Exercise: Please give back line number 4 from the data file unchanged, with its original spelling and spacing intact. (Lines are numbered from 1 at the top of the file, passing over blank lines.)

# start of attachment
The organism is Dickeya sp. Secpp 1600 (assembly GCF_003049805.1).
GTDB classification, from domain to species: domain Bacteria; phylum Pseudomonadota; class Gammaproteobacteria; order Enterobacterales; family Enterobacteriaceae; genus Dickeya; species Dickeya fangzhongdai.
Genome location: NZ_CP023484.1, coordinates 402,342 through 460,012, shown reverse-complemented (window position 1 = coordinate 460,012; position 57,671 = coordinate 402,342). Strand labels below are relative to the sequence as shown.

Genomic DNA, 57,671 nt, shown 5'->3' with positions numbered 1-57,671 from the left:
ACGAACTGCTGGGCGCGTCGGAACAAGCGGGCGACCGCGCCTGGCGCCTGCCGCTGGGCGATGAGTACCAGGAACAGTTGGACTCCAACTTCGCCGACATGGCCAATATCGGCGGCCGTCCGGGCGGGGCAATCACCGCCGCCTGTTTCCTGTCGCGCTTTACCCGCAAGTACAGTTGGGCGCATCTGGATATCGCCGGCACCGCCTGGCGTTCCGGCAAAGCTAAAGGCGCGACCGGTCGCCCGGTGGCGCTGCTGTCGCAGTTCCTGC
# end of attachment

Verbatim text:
Genomic DNA, 57,671 nt, shown 5'->3' with positions numbered 1-57,671 from the left: